Despite leading a dysfunctional team with lots of turnover and staff rotation, my coachee – his boss – would not fully acknowledge the situation.

Why was this, you may ask?


Three Simple Strategies for Networking Success

Networking“Authenticity is what makes a relatable person believable. It is what makes the relatability sustainable. Anyone can fake relatability for a time, but authenticity is what makes it real.”
Michele Jennae, The Connectworker

Are you a reluctant networker?  So many times, I have heard my smart, capable and savvy clients cringe when the word “networking” comes into the conversation.

There is an immediate reaction – almost like a physical recoiling – especially for those with a more introverted nature.

The common phrase is “I do it but I don’t enjoy it or feel comfortable.”

And yet in our business and personal lives, networking including meeting, greeting and getting to know others is an essential part of business development.

And remember, the time to build a network is not when you need one!

This point was really brought home when I was coaching executives who were looking to change jobs. They had been so ‘into their jobs’ that they had chosen to  ignore this essential relationship and business building side of their personal and professional lives.   They failed to realise the value of networks until they needed it.

So here are three simple points which could help you next time be it with your internal or external networks.


10 winning steps to having a courageous conversation

Feedback manager and direct reportDo you have a difficult conversation “waiting in the wings” to be had with a colleague, direct report, manager,  spouse, friend and or family member?  Are you finding that merely thinking about this is activating a whole host of feelings, thoughts and reactions?

Common reactions include,  “ I don’t want to rock the boat”, “What if it comes out all wrong?”, and or  “What if it affects our relationship for the worse?”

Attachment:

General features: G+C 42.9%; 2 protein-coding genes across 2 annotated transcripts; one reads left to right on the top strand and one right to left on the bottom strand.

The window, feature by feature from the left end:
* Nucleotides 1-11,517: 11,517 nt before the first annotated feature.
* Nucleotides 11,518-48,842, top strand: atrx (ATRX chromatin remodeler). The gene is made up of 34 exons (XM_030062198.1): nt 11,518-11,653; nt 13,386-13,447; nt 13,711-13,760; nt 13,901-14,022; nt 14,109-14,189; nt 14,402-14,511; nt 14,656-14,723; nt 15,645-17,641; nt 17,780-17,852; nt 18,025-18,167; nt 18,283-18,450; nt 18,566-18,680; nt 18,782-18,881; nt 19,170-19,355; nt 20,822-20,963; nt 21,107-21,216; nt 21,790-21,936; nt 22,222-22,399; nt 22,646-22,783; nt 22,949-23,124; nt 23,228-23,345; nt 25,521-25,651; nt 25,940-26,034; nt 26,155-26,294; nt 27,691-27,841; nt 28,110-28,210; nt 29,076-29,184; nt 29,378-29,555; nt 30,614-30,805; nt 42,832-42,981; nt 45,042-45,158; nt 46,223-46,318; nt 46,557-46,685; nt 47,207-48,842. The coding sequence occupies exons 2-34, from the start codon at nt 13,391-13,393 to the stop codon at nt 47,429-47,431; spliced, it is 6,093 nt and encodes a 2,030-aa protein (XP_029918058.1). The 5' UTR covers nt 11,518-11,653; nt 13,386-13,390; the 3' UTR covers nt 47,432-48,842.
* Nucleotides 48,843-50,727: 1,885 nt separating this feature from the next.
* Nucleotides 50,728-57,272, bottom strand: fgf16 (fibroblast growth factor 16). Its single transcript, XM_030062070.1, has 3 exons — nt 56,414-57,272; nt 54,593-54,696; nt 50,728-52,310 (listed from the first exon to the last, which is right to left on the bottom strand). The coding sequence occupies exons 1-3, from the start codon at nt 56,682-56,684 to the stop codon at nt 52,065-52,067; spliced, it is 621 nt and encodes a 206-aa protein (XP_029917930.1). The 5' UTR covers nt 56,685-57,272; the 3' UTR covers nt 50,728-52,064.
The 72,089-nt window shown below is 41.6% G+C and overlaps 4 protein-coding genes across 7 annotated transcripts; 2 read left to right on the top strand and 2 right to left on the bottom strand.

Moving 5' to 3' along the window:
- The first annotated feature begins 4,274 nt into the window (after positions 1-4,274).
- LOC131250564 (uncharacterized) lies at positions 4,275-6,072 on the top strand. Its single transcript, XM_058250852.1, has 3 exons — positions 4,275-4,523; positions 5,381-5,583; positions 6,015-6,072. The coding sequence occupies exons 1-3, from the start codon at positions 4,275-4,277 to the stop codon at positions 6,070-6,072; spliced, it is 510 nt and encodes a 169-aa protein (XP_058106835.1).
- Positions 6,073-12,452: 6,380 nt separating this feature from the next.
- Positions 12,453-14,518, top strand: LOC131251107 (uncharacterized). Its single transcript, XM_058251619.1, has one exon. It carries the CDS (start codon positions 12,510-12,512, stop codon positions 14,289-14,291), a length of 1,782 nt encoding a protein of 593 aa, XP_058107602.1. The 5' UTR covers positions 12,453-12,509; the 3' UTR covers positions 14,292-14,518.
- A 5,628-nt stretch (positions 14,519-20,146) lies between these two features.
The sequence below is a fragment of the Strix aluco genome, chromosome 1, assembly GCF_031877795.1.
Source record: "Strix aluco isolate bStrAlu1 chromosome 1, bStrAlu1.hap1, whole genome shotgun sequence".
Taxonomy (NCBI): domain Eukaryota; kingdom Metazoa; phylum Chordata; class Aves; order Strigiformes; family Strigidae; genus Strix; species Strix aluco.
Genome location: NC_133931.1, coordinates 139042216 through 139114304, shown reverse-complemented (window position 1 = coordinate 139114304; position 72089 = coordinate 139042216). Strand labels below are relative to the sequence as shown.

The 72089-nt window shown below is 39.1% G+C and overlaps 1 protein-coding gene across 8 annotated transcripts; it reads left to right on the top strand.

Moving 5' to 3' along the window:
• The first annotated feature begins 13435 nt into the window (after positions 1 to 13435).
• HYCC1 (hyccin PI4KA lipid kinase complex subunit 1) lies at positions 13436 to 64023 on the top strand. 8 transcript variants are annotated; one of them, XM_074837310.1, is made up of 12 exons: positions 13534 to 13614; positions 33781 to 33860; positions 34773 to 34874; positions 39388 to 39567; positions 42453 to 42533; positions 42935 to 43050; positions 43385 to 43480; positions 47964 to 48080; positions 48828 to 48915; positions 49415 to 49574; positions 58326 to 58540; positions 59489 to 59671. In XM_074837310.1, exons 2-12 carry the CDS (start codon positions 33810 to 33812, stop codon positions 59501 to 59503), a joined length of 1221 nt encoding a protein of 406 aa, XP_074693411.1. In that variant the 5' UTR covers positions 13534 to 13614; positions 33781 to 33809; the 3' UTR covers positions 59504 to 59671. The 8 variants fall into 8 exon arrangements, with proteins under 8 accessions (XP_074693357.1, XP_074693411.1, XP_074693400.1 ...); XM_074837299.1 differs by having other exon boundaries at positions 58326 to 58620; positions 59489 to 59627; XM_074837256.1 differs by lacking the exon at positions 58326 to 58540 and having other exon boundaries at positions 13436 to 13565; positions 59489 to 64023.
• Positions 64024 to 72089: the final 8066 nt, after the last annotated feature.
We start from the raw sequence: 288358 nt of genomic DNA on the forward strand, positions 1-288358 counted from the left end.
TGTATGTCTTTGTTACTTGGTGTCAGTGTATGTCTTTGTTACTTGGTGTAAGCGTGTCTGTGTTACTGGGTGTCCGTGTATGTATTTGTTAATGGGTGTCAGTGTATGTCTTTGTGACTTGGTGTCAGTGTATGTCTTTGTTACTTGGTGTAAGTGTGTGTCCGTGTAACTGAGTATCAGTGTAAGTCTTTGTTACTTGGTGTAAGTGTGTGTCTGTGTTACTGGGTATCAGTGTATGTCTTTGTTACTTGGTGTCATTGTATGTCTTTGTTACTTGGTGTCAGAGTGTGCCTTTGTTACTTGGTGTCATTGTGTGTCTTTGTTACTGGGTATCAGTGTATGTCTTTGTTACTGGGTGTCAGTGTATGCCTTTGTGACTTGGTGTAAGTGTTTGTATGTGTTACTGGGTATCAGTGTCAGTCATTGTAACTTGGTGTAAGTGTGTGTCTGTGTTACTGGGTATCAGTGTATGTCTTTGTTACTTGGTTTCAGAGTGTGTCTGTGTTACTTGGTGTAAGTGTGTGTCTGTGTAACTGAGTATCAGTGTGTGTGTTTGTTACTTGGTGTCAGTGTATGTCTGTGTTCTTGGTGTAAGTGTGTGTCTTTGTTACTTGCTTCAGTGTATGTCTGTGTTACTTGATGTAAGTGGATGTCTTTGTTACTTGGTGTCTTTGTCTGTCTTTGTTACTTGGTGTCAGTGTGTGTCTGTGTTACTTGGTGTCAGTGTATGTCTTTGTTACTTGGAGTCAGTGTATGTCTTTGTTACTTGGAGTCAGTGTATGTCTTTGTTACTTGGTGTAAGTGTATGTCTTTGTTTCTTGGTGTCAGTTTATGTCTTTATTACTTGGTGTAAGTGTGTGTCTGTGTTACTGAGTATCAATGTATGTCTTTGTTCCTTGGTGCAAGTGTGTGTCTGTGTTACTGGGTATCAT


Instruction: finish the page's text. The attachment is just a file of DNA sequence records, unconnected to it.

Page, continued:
What reactions come up for you?

Deep down you know all is not well because you are thinking about the particular issue over and over again.

“Maybe I could say this”, or “Last time that happened, I should have said ….”

And while you may be expending a lot of time and energy running through the various scenarios in your head, that is as far as you go!

The mental pre-occupation is in itself a good indicator that some action is called for.   As a wise person has said, “Whatever you resist, persists.” 

If we don’t have the conversations we need to, we can be sure that the relationship over time, will diminish as we withdraw, give up, remain falsely polite or things blow up unexpectedly at the most inopportune moment.  And then it is a major.

It is only through having a courageous conversation that we learn about the elasticity, bounce and depth of the relationship.

So you may be wondering, where do I begin?

In the words of Susan Scott, author of Fierce Conversations “While no one conversation is guaranteed to change the trajectory of your career or life, any single conversation can.”  

You have more chances of a successful conversation if you put in some thought and consideration beforehand. Planning is a key part of this preparation.

A courageous conversation begins way before you actually have that conversation. 

Here are 10 steps that will help you with this process.   (more…)